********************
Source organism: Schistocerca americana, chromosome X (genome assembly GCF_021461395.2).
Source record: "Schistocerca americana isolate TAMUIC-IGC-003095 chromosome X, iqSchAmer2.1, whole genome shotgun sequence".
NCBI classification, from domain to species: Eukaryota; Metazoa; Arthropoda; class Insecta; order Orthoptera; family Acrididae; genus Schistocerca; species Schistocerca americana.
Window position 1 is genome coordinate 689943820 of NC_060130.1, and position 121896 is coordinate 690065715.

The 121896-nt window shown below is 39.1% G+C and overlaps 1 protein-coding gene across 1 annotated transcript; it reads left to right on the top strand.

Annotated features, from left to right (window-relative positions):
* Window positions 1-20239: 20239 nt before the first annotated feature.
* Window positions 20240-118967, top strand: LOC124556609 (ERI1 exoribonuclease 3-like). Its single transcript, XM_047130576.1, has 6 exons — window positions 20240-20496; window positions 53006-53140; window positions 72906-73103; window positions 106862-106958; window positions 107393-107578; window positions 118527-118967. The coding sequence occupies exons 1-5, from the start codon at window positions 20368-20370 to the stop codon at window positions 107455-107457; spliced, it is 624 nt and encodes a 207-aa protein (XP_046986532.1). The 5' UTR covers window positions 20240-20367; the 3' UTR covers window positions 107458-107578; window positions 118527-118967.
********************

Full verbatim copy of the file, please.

Source organism: Schistocerca americana, chromosome X (genome assembly GCF_021461395.2).
Source record: "Schistocerca americana isolate TAMUIC-IGC-003095 chromosome X, iqSchAmer2.1, whole genome shotgun sequence".
NCBI classification, from domain to species: Eukaryota; Metazoa; Arthropoda; class Insecta; order Orthoptera; family Acrididae; genus Schistocerca; species Schistocerca americana.
Window position 1 is genome coordinate 689943820 of NC_060130.1, and position 121896 is coordinate 690065715.

The 121896-nt window shown below is 39.1% G+C and overlaps 1 protein-coding gene across 1 annotated transcript; it reads left to right on the top strand.

Annotated features, from left to right (window-relative positions):
* Window positions 1-20239: 20239 nt before the first annotated feature.
* Window positions 20240-118967, top strand: LOC124556609 (ERI1 exoribonuclease 3-like). Its single transcript, XM_047130576.1, has 6 exons — window positions 20240-20496; window positions 53006-53140; window positions 72906-73103; window positions 106862-106958; window positions 107393-107578; window positions 118527-118967. The coding sequence occupies exons 1-5, from the start codon at window positions 20368-20370 to the stop codon at window positions 107455-107457; spliced, it is 624 nt and encodes a 207-aa protein (XP_046986532.1). The 5' UTR covers window positions 20240-20367; the 3' UTR covers window positions 107458-107578; window positions 118527-118967.